The Prologue is extended, showing the transformation of the Muse into Nicklausse, with extra material in the Olympia and Antonia acts too, much as the striking trio for Hoffmann, Nicklausse and Coppelius. Conductor Jeffrey Tate points out that “the Giulietta act contains music that shows conclusively that Offenbach would have wanted a single voice to embody all of Hoffmann’s female infatuations”. It is perhaps a pity that the logic of the project was not carried through for a single soprano for all of the heroines, as in both the Bonynge/Sutherland and the Ozawa/Gruberova (on DG) sets. Even in recent performances, French soprano Annick Massis and German soprano Diana Damrau both gave live performances (unrecorded, alas) playing all the three lovers of Hoffmann.

In this recording, the three sopranos chosen are each in turn not without weaknesses. As Antonia, Norman’s voice is a bit hefty, though her French is strong. Here, she cunningly lightens her voice, making it sound as girlish as she can, and urges the music at brisker speed in the charming duet, “C’est une chanson d’amour”. But it is still hard to imagine her as the fragile young girl destined to die. Here, one misses Elisabeth Schwarzkopf’s rendition under Cluytens, Cortrubas’ under Georges Pretre. Eva Lind is bright and clear as Olympia, if a little edgy and shallow but perfectly doll-like. She is, however, no match for Natalie Dessay in the Nagano recording. Cheryl Studer is technically very strong and confident, even if she does not quite sound in character as Giulietta, and this is the soprano probably Tate originally had in mind to encompass all the three lover characters, but some how did not materialise, as obviously Studer does encounter some problem with the high tessitura of Giulietta, not to mention Olympia’s.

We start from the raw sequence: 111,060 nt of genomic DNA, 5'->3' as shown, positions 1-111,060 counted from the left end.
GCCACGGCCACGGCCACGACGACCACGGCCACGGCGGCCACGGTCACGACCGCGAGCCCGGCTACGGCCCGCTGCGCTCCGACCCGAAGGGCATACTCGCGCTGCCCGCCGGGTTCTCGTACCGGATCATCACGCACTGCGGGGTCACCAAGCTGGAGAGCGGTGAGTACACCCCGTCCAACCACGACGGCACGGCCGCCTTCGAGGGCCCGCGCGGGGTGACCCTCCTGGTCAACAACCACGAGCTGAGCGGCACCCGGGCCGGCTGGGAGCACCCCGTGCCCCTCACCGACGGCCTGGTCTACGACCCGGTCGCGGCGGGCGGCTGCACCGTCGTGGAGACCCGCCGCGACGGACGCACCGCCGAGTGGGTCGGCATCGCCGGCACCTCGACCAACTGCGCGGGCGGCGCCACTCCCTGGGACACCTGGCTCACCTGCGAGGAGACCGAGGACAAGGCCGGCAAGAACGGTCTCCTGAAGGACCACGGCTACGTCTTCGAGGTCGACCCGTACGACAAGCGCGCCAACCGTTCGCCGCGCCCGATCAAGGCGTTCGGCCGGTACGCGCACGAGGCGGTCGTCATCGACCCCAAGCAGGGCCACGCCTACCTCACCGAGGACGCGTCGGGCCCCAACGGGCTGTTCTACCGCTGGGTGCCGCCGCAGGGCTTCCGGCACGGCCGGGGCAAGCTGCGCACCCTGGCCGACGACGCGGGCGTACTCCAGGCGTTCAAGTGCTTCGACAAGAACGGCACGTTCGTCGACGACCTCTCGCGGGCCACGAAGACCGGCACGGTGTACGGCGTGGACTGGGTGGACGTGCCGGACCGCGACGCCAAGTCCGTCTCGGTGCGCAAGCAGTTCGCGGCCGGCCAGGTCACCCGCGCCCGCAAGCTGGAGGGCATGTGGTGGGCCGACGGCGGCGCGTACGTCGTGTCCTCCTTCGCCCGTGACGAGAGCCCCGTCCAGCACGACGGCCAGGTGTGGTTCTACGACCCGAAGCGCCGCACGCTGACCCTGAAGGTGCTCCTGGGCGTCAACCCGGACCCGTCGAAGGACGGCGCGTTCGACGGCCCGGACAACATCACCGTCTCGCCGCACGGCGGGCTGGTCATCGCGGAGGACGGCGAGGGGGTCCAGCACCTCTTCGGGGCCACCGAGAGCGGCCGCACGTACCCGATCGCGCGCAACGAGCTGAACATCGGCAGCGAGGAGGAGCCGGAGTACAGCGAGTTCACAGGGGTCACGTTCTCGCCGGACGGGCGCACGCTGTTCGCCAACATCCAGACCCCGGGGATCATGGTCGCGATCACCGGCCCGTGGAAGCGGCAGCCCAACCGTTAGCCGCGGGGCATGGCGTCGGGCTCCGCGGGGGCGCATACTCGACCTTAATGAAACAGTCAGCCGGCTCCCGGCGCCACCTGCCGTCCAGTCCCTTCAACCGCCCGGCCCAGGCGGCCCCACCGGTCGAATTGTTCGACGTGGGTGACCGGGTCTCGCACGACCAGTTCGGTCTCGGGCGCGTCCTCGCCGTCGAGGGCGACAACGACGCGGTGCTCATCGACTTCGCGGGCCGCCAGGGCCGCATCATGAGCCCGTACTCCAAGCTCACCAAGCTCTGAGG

Samuel Ramey sings very well in all four villainous roles, with satisfyingly firm, dark tone, but French listeners would miss Bacquier’s unsurpassed performance in the Bonynge set.

While the Cluytens set have a baritone as Hoffmann’s student Nicklausse, in this edition, as in the Nagano, Ozawa and Bonynge, has a mezzo-soprano encompassing both the Muse and Nicklausse. A young Anne Sofie von Otter pulls off this role with real aplomb, and gives the desperately wanted strength to this recording’s female singing. Indeed, it is the duets between Nicklausse and Hoffmann, sung by Francisco Araiza in radiant tone, and Nicklausse and Giulietta (the Barcarolle), that form the vocal high points in this recording.
In the title role, Araiza gives beautiful singing, but not as idiomatic as Roberto Alagna under Nagano. By comparison, Araiza has a much finer timbre than Alagna, and better articulation than Domingo under Bonynge and Pretre. His `Chanson de Kleinzach’ and the final Act `O Dieu, de quelle ivresse’ are stunningly sung, The best sung Hoffmann since Gedda.

3 Comments

  1. Didn’t know this was here; so dumped the mp3 version I had and took your flac.
    I like it much better.
    Thanks,
    Bob